The servant is impatient to tell his tale and would not even wait until after the meal to speak. He tells them of Abraham's financial status (after all, this is a marriage proposal) and mentions that Isaac is full-heir of that wealth. He mentions God's blessings to Abraham in granting him this wealth and a son in his old age. He mentions, too, that it was God who led him to Rebekah and this house.
Both Bethuel, Rebekah's father, and Laban acknowledge that with all this evidence they would not oppose God. Notice that Rebekah is not asked if she was willing to be Isaac's wife. Since she was present, perhaps her answer was obvious, though it is typical for families to arrange marriages for their women. The servant gives lavish gifts to the bride's family as a dowry.
When the servant first prays to God in Genesis 24:12-14, no mention is made of his bowing before God. Yet, when his prayer is answered exactly as he asked and he is led to the family of his master, the servant bows low before God in a thankful prayer (Genesis 24:26-27). Now that his request is granted immediately, beyond any reasonable expectation -- for surely there should have been extended negotiations, the servant prostrates himself on the ground before God (Genesis 24:52). The humble servant has been shown mighty proof of the power of God and he could do no less than fall on his face before the true God.
Because of his great success, the servant desired to return immediately, but the family hesitated until Rebekah agreed to leave. Her willingness to leave shows she is willing to marry a man she has never met. Because of those sent with Rebekah, we can tell that her own family is financially well off.
Isaac is now living in the Negev near Hagar's well. He notices the caravan's return during his evening meditations. Rebekah noticed him as well and quickly dismounted from her camel. Actually, the Hebrew literally says she fell off her camel. One commentator speculates that it may have been discourteous for a woman to be above a man. On learning that this man is to be her husband, she quickly veils herself. It is supposed that it was custom that a groom could not see his bride until after his marriage. Perhaps this is where we get our custom of the bride wearing a veil and the groom not seeing his bride on the wedding day until the ceremony. The actual marriage ceremony was quite simple: Isaac carried his bride into his mother's tent. At this point they were considered married. This custom also remains with us when the groom carries his wife across the threshold.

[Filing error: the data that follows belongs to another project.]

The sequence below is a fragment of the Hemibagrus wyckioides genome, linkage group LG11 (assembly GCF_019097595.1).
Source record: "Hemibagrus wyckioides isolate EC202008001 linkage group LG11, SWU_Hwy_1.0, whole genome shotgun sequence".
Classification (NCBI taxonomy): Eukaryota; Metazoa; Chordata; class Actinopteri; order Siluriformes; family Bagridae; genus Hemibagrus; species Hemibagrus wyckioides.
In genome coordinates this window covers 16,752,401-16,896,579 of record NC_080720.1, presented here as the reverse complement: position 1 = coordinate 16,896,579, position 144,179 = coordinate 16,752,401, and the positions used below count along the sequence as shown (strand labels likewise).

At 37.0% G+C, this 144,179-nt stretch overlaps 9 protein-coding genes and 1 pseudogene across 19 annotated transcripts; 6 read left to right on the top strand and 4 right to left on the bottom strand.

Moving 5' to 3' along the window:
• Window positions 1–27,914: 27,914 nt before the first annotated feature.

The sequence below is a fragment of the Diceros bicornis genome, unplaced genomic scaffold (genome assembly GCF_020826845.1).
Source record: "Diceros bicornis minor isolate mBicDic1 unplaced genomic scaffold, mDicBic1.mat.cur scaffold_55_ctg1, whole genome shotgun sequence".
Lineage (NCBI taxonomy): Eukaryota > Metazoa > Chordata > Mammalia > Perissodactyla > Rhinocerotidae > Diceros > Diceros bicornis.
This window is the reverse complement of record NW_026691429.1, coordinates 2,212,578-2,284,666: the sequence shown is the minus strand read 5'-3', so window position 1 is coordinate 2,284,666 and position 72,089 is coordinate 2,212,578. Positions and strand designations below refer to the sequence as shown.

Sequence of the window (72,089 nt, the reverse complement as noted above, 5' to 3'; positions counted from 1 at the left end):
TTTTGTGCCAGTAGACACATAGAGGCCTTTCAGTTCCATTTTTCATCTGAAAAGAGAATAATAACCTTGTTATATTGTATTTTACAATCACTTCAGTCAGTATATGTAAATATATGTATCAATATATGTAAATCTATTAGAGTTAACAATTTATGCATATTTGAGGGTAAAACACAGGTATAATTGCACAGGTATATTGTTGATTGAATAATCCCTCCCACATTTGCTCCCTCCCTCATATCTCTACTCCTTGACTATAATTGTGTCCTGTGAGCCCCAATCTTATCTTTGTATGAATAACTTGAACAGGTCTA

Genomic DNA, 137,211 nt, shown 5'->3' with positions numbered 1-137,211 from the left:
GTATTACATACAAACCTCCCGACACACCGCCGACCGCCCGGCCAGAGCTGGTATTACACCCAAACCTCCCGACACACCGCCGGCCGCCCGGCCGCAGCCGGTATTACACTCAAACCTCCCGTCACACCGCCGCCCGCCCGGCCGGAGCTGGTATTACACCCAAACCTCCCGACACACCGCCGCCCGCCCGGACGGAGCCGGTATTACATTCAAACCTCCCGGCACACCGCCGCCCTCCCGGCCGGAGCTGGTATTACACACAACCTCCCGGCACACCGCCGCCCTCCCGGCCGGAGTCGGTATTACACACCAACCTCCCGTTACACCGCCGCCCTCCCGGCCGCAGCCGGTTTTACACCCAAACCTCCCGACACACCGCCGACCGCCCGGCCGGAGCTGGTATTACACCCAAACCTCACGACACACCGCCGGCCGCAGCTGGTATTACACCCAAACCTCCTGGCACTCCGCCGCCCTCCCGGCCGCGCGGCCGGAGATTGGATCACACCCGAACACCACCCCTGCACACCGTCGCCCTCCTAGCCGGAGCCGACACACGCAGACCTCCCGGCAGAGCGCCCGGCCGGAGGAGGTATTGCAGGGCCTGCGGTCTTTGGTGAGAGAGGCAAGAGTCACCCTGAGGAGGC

Now that he has his son married off, Abraham marries a woman named Keturah. She is called a concubine (Genesis 25:6, I Chronicles 1:32), indicating she was a servant in his household. Abraham lived 35 additional years after Isaac's marriage. During this time he fathers six more sons. One of these sons is the founder of the Midianite nation. Before his death, Abraham gives gifts to each of his sons, including Ishmael, but the bulk of the inheritance went to Isaac. These sons are sent eastward, out of the land Isaac's descendants would one day inherit. The descendants of these children founded many of the Arab nations (I Chronicles 1:31-33). Other passages that mention the sons of Abraham are: Isaiah 21:11, 16; 60:7; Jeremiah 49:28; Psalm 120:5; and Luke 3:1.
Verse 8 records the death of Abraham, but it is stated that he was gathered to his people. Even at this time, the people believed in life after death (see Hebrews 11:13-16; Genesis 15:15; 25:17; 35:29; 49:29,33; Numbers 20:26; 27:13; 31:2; Deuteronomy 32:50). Both Isaac and Ishmael attended the funeral and they buried their father with Sarah.
Ishmael was now 90 years old. While they were together, Ishmael's family records are added to Isaac's account. Eventually, Ishmael dies at the age of 137 (57 years before Isaac's death). His death was sudden. The Hebrew text states he fell in the presence of his family. He, too, was gathered to his people, indicating that Ishmael was also a follower of God.